I'm listening to a presentation about this topic at the Ohio Academy of Family Physicians Annual Members Assembly in a room full of brilliant people- Family Physicians. Are 63% of them burned out, as the Mayo Clinic study indicated in 2015?  If so, how does that impact their ability to help people?  To lead an organization?  To innovate enough to find solutions to health care problems and physician burnout?

Practicing Family Medicine is an incredible privilege.  It's still fun.  Medicare administration and other insurance administrative overload is killing it for more than half of family physicians.

Many physicians are looking for relief.  Mostly in the wrong place, since more are getting burned out (was 51%, now 63%).

Is there hope?

Thursday, August 11, 2016

Thankful and Grateful: Practice Makes Perfect

I thank God frequently.  I'm thankful for the blessings I've received.  I'm grateful for parts of things. I'm grateful for people.
Even this computer--I'm grateful for it.
I practice being thankful and grateful, which may lead to improvement.
I'm even grateful for "Yes, But" .people, as long as they speak in the middle of a meeting and not the end.

And flowers, music and children.
And old people.  And the republicans and the democrats and Hillary and Donald..I'm  thankful.

What about you?

Wednesday, July 27, 2016

Departure for Vietnam 46 Years Ago

It seems like a long time ago, because it was- 46 years ago today, I left for Vietnam.   Forty-five years ago, I came back- changed.  Connected permanently to a phenomena-  Vietnam Veteranhood.

I Am A Vietnam Veteran.

I wear a hat to remind me and you of Vietnam Veteranhood.

Vietnam Veteran 2016

It means a lot to me.  The Wall comes to mind.  The mirror speaks.

It reminds me of Phu Bai, where I was stationed initially in Vietnam.

A poem/song came from it:

Lately I've Got Phu Bai on My Mind

Lately, I've Got Phu Bai on My Mind 
                                                    by CPT Pat Jonas 45th Engr Gp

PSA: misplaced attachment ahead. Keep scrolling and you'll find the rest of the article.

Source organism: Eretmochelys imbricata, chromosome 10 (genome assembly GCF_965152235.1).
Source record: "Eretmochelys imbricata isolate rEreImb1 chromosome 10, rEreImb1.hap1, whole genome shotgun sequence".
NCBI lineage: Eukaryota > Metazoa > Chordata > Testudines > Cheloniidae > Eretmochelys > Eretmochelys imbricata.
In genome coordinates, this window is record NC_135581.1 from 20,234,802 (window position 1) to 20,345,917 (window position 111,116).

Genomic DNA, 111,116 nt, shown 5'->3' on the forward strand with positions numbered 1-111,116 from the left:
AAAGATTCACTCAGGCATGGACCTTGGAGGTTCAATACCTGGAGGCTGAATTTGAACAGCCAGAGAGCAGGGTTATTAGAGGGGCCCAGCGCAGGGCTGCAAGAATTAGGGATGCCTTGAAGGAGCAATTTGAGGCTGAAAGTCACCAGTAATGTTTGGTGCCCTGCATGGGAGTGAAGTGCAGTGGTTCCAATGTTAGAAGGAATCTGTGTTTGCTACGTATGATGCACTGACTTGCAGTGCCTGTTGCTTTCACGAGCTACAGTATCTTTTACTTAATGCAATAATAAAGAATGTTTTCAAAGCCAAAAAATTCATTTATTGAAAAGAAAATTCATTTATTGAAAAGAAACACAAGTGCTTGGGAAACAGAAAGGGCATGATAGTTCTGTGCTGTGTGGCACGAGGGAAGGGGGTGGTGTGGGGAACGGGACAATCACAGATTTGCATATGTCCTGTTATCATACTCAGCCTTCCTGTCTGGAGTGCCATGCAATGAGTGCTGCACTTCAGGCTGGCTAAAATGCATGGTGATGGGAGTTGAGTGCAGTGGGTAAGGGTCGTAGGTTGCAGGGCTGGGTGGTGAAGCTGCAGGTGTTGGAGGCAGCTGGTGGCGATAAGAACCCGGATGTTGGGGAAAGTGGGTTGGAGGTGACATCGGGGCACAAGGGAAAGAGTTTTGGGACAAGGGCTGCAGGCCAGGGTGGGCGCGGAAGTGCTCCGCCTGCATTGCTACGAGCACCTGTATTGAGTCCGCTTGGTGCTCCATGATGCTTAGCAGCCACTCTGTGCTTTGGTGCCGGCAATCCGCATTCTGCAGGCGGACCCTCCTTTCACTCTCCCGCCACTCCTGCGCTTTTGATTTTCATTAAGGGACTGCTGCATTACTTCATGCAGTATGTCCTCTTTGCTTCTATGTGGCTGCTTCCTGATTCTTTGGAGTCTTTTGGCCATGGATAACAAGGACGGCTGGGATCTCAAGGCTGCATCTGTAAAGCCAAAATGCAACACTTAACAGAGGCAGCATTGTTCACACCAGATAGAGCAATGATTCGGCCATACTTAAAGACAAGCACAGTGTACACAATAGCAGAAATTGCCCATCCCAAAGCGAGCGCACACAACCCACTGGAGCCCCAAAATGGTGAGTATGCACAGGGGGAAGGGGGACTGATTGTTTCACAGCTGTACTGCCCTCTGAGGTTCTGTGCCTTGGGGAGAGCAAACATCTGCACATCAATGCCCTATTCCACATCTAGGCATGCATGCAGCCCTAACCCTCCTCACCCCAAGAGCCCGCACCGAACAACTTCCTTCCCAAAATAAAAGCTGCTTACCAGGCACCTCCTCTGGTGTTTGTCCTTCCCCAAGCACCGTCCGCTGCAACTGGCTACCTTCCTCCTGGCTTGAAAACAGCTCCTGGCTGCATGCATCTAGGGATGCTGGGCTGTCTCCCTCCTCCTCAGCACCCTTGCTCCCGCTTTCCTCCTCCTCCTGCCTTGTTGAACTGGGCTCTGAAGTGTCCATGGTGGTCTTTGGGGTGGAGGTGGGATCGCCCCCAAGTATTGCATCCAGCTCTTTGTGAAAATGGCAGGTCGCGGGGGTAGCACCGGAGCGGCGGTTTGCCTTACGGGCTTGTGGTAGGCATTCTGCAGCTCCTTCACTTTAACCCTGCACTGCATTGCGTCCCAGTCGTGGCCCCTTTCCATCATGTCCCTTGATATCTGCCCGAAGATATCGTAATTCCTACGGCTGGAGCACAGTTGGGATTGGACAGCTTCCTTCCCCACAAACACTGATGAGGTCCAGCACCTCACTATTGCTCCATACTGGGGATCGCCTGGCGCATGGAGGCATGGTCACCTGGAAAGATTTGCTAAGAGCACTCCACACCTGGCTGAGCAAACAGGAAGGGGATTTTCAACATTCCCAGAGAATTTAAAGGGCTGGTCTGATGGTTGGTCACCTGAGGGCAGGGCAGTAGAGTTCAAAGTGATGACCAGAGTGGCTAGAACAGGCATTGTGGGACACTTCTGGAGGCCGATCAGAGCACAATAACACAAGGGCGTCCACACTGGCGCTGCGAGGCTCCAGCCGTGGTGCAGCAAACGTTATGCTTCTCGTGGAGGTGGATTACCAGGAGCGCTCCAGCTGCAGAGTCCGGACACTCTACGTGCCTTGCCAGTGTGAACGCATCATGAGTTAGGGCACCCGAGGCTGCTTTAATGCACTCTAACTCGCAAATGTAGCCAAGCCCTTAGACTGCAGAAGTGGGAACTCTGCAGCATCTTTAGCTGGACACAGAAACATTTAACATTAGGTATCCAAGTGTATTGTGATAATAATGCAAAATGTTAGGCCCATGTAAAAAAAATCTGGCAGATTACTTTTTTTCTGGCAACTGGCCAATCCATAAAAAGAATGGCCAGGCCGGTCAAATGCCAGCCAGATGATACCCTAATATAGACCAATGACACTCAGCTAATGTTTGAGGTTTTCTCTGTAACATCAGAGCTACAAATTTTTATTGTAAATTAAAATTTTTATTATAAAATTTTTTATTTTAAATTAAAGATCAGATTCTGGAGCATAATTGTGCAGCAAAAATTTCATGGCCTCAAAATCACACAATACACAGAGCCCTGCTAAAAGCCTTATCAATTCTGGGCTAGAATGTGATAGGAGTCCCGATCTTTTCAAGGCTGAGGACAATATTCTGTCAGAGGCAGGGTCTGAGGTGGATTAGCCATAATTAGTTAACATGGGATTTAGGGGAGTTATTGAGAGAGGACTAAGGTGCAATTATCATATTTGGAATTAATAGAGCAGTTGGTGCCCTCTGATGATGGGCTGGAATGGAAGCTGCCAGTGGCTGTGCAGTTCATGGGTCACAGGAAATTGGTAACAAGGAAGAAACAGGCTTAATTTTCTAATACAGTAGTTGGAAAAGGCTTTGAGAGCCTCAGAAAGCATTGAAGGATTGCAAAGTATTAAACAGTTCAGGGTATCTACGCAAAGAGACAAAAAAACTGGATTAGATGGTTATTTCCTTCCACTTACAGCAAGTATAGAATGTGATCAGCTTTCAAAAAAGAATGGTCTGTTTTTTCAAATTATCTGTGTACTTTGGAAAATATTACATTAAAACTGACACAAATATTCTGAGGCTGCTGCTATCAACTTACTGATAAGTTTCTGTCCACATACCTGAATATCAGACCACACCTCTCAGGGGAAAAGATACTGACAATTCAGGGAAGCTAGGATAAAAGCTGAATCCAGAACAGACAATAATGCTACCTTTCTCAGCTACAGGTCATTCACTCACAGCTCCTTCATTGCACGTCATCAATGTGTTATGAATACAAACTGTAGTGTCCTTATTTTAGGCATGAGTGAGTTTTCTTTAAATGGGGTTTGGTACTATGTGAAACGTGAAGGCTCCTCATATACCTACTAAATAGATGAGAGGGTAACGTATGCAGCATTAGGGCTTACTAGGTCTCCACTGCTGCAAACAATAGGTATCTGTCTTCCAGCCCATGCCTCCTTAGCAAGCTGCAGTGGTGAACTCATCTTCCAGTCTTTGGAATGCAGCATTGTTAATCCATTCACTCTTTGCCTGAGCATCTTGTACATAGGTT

Aviation Section

Lately, I've got Phu Bai on my mind
Thinking now of all we've left behind
Like friendly fire and innocence
And fears that won't unwind

Lately I've got Phu Bai on my mind
Black smoke blowing gently in the wind
Mortars stopped the card game my first week in the war
Winning hand in High Chicago went right out the door

Lately I've got Phu Bai on my mind
Mortars weren't being very kind
Diving in the bunker just outside my hooch
"Our Father Who art in heaven", coming from my lips.

Lately I've got Phu Bai on my mind
All clear sounds, let's get back to my hand
No one cares to sit back down
A buck of my winnings is gone.

Lately I've got  Phu Bai on my mind
Blowing Agent Orange dust into the wind
Flying out to Rakkassan, Tomahawk and Nancy
Visiting our  Engineers, nothing really fancy.

Lately I've got Phu Bai on my mind
Floor show, Cold Duck mixing really fine
Flying to the DMZ to let off Donut Dollies
Rolling on the River mixes well with Buddy Holly

Lately I've got Phu Bai on my mind
Navy tried to make me land downwind
Ducking friendly fire at Khe Sanh and beyond
Bridge Over Troubled Water on AFVN.

Lately I've got Phu Bai on my mind
Cross the river down the coast again
Flying low along the beach- beautiful clear water
Calling into Castle base weather getting hotter.

Lately I've got Phu Bai on my mind.                        

Now back in Ohio.  Being a Vietnam Veteran.

Friday, July 22, 2016

Family Medicine: This is Still Fun! (After 40 Years)

I'm in my office Friday morning.  I get to see these fascinating people and help them and learn from and about them and the contexts for their lives.  It doesn't get any better than this.
A child for Pre -op physical, two patients with rare diseases, evaluation after auto accident, lumbar disc disease with back pain, insulin dependent diabetes for more than 50 years, poison ivy, allergies, sinusitis, chronic low back pain, plus four more acutely ill people who will call in this afternoon.

Storm just started.  Heat index over 100 tomorrow, breathing problems expected.

Still having fun after 190,000 patient encounters and 40 years.

(I just have to re-align the dominant business model that we use and relate to.  Insurance is something to think about eliminating in favor of Direct Family Medicine.  We are meeting with other physicians to discuss the Direct Family Medicine model further for Greene County.)

Saturday, July 9, 2016

Now the Morphine

Mom is getting a bit “gaspy” with her breathing.  Occasionally, she coughs.  She frequently breathes fast, but claims to have no breathing problems.  The Hospice nurse gave her another dose of morphine today to help her get through all the movement associated with her bathing and changing from the Aid who came a bit later.  Mom was very relaxed five hours later and breathing more comfortably.
The morphine will help her to relax and breathe easier more and more often over the next few days as it becomes harder to breathe and harder to relax due to the congestive heart failure and recurrent micro-aspiration of food and liquids into her right lung.  She has no complaints, though.
We the living or We the survivors have more problems than she does.  She has no worries or stressors anymore.  Her mind seems to be dissociating from her weakening body, not noticing its maladies.  Heading toward the end.  Still on course, on glidepath toward her heavenly future.